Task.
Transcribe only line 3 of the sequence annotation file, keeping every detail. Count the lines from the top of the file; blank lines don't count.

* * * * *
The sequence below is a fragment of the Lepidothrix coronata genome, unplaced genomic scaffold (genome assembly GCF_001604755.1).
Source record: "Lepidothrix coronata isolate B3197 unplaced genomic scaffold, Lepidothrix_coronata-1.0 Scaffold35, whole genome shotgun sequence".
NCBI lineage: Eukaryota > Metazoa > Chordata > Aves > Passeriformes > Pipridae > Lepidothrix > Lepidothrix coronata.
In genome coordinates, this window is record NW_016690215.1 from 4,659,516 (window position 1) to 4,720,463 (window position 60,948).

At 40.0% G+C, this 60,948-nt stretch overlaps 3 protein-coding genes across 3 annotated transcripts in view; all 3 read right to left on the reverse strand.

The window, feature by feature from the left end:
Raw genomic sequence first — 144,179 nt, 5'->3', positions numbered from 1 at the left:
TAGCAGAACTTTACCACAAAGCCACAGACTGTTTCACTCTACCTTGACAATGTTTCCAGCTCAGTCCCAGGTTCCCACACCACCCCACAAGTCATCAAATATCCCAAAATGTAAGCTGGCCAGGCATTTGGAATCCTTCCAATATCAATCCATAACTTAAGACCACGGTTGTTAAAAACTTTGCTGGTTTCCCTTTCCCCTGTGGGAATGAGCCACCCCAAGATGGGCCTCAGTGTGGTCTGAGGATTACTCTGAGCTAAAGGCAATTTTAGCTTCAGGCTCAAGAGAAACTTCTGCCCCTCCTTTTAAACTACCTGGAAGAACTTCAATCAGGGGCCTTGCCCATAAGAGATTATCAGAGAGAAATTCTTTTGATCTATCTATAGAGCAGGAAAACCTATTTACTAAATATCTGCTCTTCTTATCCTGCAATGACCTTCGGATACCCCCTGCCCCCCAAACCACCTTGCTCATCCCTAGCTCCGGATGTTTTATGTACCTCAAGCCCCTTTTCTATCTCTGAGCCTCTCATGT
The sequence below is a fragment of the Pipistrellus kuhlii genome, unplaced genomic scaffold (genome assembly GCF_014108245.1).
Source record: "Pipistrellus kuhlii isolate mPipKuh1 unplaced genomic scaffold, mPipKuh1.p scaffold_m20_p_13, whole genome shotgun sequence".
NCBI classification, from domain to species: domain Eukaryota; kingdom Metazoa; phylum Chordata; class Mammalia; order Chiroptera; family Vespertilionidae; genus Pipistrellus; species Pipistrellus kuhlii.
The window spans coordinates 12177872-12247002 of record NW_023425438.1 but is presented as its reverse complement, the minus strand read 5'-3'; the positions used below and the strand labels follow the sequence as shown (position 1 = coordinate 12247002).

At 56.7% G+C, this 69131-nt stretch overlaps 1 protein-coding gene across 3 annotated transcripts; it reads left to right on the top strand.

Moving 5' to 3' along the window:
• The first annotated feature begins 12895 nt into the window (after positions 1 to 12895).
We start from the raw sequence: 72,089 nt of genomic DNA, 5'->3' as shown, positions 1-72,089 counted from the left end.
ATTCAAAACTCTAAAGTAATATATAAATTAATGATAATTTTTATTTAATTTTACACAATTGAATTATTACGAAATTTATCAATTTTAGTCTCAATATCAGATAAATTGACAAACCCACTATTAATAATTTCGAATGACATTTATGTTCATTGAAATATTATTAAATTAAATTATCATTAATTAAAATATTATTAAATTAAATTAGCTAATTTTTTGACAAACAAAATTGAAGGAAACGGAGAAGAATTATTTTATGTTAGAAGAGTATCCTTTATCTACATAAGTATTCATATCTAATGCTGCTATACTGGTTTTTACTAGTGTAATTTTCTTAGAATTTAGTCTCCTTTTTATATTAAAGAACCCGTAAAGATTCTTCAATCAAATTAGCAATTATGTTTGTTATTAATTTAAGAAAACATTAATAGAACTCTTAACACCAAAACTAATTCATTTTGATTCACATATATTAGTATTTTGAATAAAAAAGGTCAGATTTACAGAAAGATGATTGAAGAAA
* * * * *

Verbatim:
NCBI lineage: Eukaryota > Metazoa > Chordata > Aves > Passeriformes > Pipridae > Lepidothrix > Lepidothrix coronata.